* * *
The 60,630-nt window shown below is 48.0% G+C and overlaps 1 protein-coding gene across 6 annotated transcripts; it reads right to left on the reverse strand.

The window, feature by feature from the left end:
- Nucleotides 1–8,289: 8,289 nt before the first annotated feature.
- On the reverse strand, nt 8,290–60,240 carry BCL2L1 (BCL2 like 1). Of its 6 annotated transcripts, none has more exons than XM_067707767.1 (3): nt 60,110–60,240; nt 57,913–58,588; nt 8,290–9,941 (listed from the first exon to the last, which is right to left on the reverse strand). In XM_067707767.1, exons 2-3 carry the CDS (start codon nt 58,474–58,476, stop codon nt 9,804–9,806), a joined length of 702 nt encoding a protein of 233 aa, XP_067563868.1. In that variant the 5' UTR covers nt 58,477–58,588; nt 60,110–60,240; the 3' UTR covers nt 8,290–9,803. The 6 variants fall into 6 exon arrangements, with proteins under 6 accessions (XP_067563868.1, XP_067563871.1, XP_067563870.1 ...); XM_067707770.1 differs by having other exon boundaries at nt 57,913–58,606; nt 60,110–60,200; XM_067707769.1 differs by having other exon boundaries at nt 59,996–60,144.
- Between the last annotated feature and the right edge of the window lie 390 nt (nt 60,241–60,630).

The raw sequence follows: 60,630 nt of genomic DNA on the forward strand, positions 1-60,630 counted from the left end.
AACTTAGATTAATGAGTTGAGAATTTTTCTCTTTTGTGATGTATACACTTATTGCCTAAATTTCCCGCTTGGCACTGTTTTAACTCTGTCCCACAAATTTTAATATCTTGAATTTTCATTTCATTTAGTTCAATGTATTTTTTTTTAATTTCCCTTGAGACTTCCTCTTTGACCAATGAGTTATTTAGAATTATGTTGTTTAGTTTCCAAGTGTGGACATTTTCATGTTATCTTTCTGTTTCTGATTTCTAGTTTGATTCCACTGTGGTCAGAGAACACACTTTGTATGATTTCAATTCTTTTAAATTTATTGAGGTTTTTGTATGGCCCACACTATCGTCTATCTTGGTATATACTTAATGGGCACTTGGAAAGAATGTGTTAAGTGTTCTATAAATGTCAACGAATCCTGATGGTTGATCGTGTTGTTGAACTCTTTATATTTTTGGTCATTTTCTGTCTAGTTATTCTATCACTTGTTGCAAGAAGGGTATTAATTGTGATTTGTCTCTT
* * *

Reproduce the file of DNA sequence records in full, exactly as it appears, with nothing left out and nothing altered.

The 60,630-nt window shown below is 48.0% G+C and overlaps 1 protein-coding gene across 6 annotated transcripts; it reads right to left on the reverse strand.

The window, feature by feature from the left end:
- Nucleotides 1–8,289: 8,289 nt before the first annotated feature.
- On the reverse strand, nt 8,290–60,240 carry BCL2L1 (BCL2 like 1). Of its 6 annotated transcripts, none has more exons than XM_067707767.1 (3): nt 60,110–60,240; nt 57,913–58,588; nt 8,290–9,941 (listed from the first exon to the last, which is right to left on the reverse strand). In XM_067707767.1, exons 2-3 carry the CDS (start codon nt 58,474–58,476, stop codon nt 9,804–9,806), a joined length of 702 nt encoding a protein of 233 aa, XP_067563868.1. In that variant the 5' UTR covers nt 58,477–58,588; nt 60,110–60,240; the 3' UTR covers nt 8,290–9,803. The 6 variants fall into 6 exon arrangements, with proteins under 6 accessions (XP_067563868.1, XP_067563871.1, XP_067563870.1 ...); XM_067707770.1 differs by having other exon boundaries at nt 57,913–58,606; nt 60,110–60,200; XM_067707769.1 differs by having other exon boundaries at nt 59,996–60,144.
- Between the last annotated feature and the right edge of the window lie 390 nt (nt 60,241–60,630).

The raw sequence follows: 60,630 nt of genomic DNA on the forward strand, positions 1-60,630 counted from the left end.
AACTTAGATTAATGAGTTGAGAATTTTTCTCTTTTGTGATGTATACACTTATTGCCTAAATTTCCCGCTTGGCACTGTTTTAACTCTGTCCCACAAATTTTAATATCTTGAATTTTCATTTCATTTAGTTCAATGTATTTTTTTTTAATTTCCCTTGAGACTTCCTCTTTGACCAATGAGTTATTTAGAATTATGTTGTTTAGTTTCCAAGTGTGGACATTTTCATGTTATCTTTCTGTTTCTGATTTCTAGTTTGATTCCACTGTGGTCAGAGAACACACTTTGTATGATTTCAATTCTTTTAAATTTATTGAGGTTTTTGTATGGCCCACACTATCGTCTATCTTGGTATATACTTAATGGGCACTTGGAAAGAATGTGTTAAGTGTTCTATAAATGTCAACGAATCCTGATGGTTGATCGTGTTGTTGAACTCTTTATATTTTTGGTCATTTTCTGTCTAGTTATTCTATCACTTGTTGCAAGAAGGGTATTAATTGTGATTTGTCTCTT